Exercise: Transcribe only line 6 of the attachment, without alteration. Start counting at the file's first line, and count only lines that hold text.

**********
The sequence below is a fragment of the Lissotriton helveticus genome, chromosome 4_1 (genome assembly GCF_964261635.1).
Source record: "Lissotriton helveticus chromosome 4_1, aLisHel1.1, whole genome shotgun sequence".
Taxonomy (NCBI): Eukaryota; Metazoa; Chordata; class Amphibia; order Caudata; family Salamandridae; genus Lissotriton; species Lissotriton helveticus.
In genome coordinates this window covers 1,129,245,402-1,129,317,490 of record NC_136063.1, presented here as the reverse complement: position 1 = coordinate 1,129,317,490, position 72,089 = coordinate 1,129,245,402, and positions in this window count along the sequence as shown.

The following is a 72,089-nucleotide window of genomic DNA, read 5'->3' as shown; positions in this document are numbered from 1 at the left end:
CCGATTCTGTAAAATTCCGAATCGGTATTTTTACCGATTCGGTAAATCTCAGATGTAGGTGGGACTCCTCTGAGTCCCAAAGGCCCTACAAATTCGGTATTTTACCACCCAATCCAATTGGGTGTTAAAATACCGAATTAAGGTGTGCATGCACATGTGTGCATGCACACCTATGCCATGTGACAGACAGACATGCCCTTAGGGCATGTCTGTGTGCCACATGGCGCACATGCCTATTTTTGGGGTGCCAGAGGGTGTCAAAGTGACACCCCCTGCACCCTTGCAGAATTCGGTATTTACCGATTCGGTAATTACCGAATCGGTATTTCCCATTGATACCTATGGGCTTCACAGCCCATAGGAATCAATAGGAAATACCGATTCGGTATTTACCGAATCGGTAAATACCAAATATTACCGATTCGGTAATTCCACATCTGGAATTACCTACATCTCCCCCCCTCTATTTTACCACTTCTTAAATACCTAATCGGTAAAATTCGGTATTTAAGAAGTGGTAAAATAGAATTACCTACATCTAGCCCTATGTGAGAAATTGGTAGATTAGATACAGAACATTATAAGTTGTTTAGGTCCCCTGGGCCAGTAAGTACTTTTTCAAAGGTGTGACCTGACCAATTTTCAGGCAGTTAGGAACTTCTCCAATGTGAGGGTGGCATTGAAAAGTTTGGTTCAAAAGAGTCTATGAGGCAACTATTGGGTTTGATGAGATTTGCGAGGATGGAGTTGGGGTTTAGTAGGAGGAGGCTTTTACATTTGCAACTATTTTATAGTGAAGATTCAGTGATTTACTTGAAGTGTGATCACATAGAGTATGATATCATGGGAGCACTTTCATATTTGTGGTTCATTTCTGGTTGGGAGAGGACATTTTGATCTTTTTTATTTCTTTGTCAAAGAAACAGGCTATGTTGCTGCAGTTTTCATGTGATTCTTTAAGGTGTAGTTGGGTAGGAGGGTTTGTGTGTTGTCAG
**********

CCGATTCTGTAAAATTCCGAATCGGTATTTTTACCGATTCGGTAAATCTCAGATGTAGGTGGGACTCCTCTGAGTCCCAAAGGCCCTACAAATTCGGTATTTTACCACCCAATCCAATTGGGTGTTAAAATACCGAATTAAGGTGTGCATGCACATGTGTGCATGCACACCTATGCCATGTGACAGACAGACATGCCCTTAGGGCATGTCTGTGTGCCACATGGCGCACATGCCTATTTTTGGGGTGCCAGAGGGTGTCAAAGTGACACCCCCTGCACCCTTGCAGAATTCGGTATTTACCGATTCGGTAATTACCGAATCGGTATTTCCCATTGATACCTATGGGCTTCACAGCCCATAGGAATCAATAGGAAATACCGATTCGGTATTTACCGAATCGGTAAATACCAAATATTACCGATTCGGTAATTCCACATCTGGAATTACCTACATCTCCCCCCCTCTATTTTACCACTTCTTAAATACCTAATCGGTAAAATTCGGTATTTAAGAAGTGGTAAAATAGAATTACCTACATCTAGCCCTATGTGAGAAATTGGTAGATTAGATACAGAACATTATAAGTTGTTTAGGTCCCCTGGGCCAGTAAGTACTTTTTCAAAGGTGTGACCTGACCAATTTTCAGGCAGTTAGGAACTTCTCCAATGTGAGGGTGGCATTGAAAAGTTTGGTTCAAAAGAGTCTATGAGGCAACTATTGGGTTTGATGAGATTTGCGAGGATGGAGTTGGGGTTTAGTAGGAGGAGGCTTTTACATTTGCAACTATTTTATAGTGAAGATTCAGTGATTTACTTGAAGTGTGATCACATAGAGTATGATATCATGGGAGCACTTTCATATTTGTGGTTCATTTCTGGTTGGGAGAGGACATTTTGATCTTTTTTATTTCTTTGTCAAAGAAACAGGCTATGTTGCTGCAGTTTTCATGTGATTCTTTAAGGTGTAGTTGGGTAGGAGGGTTTGTGTGTTGTCAG